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Law Report: Thailand

Waste Pickers in Thailand


A majority of the workers engaged in waste picking are women in Thailand. Waste pickers work on landfills and also itinerant buyers collect waste through door to door collection. Strong family ties mark many of the communities of waste pickers working on landfills and the community links ensure they function as groups or collectives of workers.

Size and Significance

No clear estimate of the number of workers engaged in the waste trade is available.

Working Conditions

In Thailand, recycling at source generation has long been practiced. Households, shop houses and business sectors normally separate their recyclable waste (mainly paper, glass and metal) and store it until the amount is enough to sell to waste buyer or recycling shops. Waste buyer purchases these materials directly from waste generators.

The waste pickers also work at the dump sites where the trucks carrying waste bring in mixed waste, including hazardous waste. Many of the waste pickers work full time and they are present both at the landfills owned by private companies and those run by the Municipality. Road side collection and picking from waste bins are also popular.


The earnings of a waste picker can be anywhere between 50 bahts to a 200 bahts, but the average daily earnings is about 100 bahts.

Law and Policy

Public Health Act A.E.1992: The Act provides the local administrations the legal framework for managing the waste generated within its jurisdiction. The Act provides for developing and issuing ordinances and the regulations for collection, transportation, and disposal of the waste.

The Enhancement and Conservation of National Environmental Quality Act A.E.1992: The Act empowers local administrations to conduct central disposal facility for public service either by themselves or by licensed private contractors. Environmental Fund is established to disburse as grants or loans to both government agencies and private sector for investment in and operation of those central facilities.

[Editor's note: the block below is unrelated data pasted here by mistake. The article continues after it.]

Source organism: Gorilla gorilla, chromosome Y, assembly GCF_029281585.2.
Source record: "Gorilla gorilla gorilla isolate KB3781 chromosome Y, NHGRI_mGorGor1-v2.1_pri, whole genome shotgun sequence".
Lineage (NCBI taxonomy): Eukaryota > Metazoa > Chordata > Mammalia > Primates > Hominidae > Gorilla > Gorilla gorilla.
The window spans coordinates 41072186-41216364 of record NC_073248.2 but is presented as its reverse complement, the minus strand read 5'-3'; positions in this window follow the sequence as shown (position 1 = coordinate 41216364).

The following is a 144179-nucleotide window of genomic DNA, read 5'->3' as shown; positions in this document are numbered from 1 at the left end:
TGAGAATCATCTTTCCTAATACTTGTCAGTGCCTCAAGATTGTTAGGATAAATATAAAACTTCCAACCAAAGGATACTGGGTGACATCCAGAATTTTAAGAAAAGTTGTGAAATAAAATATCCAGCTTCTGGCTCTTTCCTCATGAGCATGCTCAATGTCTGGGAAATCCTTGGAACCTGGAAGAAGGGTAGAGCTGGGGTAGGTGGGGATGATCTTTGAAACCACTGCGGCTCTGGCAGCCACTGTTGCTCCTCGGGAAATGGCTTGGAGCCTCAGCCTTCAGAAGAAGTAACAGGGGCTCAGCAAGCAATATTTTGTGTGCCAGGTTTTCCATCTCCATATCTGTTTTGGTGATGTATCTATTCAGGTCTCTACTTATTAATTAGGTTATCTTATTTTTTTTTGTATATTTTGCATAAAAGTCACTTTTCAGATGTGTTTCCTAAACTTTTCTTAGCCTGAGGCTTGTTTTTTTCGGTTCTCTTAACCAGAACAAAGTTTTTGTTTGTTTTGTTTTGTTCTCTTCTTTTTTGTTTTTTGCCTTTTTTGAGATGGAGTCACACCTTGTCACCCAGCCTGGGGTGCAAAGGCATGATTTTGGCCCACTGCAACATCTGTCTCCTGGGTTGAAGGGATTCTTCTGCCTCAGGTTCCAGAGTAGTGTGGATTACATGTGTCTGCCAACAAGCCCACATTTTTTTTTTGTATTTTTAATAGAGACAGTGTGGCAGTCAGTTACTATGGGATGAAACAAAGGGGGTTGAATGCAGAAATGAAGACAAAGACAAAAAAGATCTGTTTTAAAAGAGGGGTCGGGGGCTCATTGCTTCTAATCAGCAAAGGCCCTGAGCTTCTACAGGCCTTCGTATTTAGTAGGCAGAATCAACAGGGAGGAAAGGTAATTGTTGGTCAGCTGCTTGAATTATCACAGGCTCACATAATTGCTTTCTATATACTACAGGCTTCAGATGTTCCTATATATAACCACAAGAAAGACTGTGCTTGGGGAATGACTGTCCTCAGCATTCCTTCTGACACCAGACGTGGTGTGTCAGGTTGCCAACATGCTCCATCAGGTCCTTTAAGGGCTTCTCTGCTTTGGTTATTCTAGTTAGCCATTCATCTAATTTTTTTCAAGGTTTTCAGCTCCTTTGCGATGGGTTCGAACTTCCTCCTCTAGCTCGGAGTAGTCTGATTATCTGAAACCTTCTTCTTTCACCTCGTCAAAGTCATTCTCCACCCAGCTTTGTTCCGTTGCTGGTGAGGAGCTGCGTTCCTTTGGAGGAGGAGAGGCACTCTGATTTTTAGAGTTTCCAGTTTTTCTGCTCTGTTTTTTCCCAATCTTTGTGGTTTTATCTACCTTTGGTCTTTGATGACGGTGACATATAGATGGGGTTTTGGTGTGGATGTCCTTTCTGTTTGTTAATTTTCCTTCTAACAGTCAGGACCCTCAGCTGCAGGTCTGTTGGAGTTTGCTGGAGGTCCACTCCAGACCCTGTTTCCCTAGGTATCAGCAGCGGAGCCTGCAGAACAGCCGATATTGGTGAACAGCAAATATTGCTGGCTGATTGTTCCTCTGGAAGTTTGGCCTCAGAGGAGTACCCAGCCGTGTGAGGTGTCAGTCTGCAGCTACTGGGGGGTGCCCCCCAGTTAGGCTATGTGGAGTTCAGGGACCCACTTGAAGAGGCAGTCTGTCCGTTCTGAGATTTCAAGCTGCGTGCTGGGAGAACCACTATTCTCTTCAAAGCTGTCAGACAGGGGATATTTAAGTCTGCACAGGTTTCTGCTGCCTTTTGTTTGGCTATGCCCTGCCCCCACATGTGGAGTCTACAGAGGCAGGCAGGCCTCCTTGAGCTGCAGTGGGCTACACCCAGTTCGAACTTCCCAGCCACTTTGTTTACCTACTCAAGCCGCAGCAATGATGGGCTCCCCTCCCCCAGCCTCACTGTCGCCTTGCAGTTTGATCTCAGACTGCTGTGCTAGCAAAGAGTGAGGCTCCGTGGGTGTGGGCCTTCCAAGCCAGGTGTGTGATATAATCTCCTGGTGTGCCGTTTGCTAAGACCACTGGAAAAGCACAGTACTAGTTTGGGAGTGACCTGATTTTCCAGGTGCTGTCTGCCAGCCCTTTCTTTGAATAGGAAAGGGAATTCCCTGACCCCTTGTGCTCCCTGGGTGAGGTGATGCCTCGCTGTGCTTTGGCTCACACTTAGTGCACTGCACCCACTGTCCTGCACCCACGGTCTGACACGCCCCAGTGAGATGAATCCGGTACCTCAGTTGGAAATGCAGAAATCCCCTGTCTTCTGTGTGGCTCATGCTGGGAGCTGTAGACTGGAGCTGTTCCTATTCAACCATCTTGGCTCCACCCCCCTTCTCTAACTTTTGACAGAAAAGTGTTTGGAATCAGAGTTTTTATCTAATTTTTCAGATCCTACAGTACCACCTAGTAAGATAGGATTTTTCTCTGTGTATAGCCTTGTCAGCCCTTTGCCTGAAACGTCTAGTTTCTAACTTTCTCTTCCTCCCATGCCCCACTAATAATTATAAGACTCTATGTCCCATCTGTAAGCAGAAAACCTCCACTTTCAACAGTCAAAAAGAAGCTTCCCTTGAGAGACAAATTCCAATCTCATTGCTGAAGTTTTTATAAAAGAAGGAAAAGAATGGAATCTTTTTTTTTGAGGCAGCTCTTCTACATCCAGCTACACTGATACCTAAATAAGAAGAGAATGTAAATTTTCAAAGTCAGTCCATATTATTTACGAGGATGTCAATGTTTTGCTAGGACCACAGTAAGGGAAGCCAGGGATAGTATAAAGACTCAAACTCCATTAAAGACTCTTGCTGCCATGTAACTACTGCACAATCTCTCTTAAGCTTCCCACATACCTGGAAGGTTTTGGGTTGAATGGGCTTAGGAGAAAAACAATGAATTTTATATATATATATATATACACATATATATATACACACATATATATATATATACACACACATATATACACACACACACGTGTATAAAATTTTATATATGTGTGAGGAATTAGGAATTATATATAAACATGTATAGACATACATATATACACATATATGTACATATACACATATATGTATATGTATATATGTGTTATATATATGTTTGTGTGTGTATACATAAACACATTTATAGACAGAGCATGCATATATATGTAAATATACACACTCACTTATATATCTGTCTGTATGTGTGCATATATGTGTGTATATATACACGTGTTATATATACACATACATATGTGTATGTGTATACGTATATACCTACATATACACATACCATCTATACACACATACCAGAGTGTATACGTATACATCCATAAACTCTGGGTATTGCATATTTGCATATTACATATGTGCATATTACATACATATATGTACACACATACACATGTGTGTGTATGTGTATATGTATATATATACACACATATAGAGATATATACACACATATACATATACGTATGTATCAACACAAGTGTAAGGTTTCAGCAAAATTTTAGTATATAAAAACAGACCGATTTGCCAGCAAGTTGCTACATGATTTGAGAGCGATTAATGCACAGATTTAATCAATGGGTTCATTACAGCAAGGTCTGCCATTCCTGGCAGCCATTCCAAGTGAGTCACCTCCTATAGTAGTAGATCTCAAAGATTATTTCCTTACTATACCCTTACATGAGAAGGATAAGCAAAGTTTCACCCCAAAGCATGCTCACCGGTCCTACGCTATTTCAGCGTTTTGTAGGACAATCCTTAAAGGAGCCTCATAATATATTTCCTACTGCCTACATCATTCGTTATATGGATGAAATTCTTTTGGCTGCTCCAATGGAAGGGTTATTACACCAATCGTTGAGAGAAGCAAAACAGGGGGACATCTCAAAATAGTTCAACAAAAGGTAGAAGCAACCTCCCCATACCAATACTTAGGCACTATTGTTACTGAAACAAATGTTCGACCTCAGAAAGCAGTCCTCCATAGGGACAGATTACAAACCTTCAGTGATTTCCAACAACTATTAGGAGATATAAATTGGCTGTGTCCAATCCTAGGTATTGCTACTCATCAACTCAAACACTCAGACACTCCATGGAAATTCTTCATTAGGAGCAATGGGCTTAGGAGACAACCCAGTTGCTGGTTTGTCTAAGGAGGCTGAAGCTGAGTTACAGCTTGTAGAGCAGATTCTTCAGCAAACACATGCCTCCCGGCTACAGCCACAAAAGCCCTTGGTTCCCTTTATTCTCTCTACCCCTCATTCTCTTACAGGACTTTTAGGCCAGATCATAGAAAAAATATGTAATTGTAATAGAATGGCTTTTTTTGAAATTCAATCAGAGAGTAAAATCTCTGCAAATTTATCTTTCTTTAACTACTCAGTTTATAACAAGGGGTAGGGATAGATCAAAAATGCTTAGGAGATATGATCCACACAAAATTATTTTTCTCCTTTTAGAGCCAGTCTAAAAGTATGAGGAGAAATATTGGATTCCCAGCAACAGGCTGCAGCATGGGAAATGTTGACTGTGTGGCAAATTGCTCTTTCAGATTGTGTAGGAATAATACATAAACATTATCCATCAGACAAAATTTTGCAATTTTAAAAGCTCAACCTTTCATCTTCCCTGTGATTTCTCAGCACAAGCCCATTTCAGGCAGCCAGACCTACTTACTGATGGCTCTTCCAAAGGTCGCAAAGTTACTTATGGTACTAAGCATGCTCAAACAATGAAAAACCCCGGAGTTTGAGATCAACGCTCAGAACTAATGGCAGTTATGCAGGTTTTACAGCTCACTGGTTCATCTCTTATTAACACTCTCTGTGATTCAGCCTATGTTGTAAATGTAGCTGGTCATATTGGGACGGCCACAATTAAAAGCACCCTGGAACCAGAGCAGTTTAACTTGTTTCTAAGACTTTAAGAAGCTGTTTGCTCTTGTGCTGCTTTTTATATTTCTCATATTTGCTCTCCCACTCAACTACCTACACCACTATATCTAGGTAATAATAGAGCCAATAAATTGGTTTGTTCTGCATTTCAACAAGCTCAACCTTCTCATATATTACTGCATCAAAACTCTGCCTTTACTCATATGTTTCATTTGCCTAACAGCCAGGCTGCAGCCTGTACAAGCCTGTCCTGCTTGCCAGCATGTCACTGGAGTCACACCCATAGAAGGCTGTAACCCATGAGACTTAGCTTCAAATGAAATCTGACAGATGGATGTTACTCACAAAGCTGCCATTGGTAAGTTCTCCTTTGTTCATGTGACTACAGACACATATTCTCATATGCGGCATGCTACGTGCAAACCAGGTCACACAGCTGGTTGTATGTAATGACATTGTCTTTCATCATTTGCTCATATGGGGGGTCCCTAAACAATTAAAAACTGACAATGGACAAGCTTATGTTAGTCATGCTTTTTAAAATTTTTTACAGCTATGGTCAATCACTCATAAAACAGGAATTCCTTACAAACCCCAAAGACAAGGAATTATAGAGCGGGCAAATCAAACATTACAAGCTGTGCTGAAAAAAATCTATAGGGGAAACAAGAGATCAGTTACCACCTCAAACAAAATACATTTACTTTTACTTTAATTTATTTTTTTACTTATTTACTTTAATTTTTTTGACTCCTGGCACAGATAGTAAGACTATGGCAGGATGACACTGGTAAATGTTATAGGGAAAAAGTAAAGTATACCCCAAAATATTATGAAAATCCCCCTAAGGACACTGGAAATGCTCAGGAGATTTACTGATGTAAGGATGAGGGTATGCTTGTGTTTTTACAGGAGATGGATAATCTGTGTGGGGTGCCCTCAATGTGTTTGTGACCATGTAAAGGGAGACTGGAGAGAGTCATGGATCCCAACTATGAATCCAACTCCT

The Environmental Quality Promotion Act, promulgated in 1992, has been the main framework for integrating Thailand’s decentralized domestic waste management scheme into a more systematic approach. Several solid waste management regulations have been promulgated and waste disposal areas have been declared. All hospitals have to separate contaminated wastes from domestic wastes and appropriate waste treatment facilities have been established. Municipalities are encouraged to set up waste management action plans. Areas declared as environmental conservation or pollution control zones are being managed intensively.

The Factory Act. A.E.1992:The Act provides a legal basis for establishment and control of industrial operation including setting and enforcement of industrial standards. The import, export, manufacturing, storage, transport, use and disposal of hazardous substances are controlled according to the Hazardous Substance Act.

Organisation and Voice

Organisations such as the FSCC and the Community Committee of Baan Donyong are working for the welfare of waste pickers.


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